As well as flights from the Central American region, many arrive from the Caribbean, South and North America, as well as Europe. You can book your fight for your Costa Rica holidays below.

Latest News from Costa Rica and Special Offers

 

Getting Around on Your Costa Rica Travel

Developing the perfect Costa Rica travel itinerary can be tricky, but travelling around the country on your own is simplicity itself. You can hire a car for your Costa Rica holidays at the airports or in major cities. But where is the fun in that?

Alternately, use the network of buses that cover the country. The buses are cheap and comfortable, though few have air-conditioning.

A ferry connects Puntarenas to Paquera and Naranjo, and there is also a boat service from Jaco to Montezuma on the Nicoya Peninsular.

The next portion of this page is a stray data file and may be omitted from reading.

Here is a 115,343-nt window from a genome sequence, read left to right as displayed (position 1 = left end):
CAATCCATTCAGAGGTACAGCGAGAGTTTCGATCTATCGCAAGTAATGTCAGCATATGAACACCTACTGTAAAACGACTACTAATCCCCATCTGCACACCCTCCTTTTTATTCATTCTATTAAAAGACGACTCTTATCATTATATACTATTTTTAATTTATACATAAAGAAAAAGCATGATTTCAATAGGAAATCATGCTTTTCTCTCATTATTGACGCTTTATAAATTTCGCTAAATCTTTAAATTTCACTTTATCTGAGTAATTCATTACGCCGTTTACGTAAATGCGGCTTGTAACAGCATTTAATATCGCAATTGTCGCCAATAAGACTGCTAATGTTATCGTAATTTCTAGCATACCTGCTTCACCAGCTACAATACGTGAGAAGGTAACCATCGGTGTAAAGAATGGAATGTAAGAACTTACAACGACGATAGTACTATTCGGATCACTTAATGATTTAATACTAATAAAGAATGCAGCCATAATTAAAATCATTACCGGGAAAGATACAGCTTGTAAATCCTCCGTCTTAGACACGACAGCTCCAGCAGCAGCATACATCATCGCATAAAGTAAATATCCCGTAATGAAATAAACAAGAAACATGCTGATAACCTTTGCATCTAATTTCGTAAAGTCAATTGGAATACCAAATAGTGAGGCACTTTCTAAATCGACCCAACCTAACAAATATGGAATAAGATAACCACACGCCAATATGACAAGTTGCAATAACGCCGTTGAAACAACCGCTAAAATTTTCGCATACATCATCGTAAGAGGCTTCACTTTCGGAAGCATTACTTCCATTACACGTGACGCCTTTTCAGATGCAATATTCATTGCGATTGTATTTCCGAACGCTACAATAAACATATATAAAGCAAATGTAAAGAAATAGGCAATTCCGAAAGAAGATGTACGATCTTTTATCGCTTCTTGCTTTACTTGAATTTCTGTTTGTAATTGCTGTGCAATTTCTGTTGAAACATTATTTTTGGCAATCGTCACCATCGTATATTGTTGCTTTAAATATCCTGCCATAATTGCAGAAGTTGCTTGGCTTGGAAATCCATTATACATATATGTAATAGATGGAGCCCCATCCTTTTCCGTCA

Local buses run around the major cities and in the larger commuter area around San Jose. Watch out as there is much congestion in the streets of San Jose around rush hour, so allow yourself extra time if you are travelling then.

 

Costa Rica Safety and Health

Costa Rica is much safer than most other parts of Latin America; however, care should be taken while on your Costa Rica travel when walking the streets of San Jose, and other big cities, after dark. Not all areas of the capital are safe. As a rule of thumb, stick to the areas where there are a lot of people, or take a taxi.

Outside of the cities care should be taken over personal belongings. Do not leave them unattended.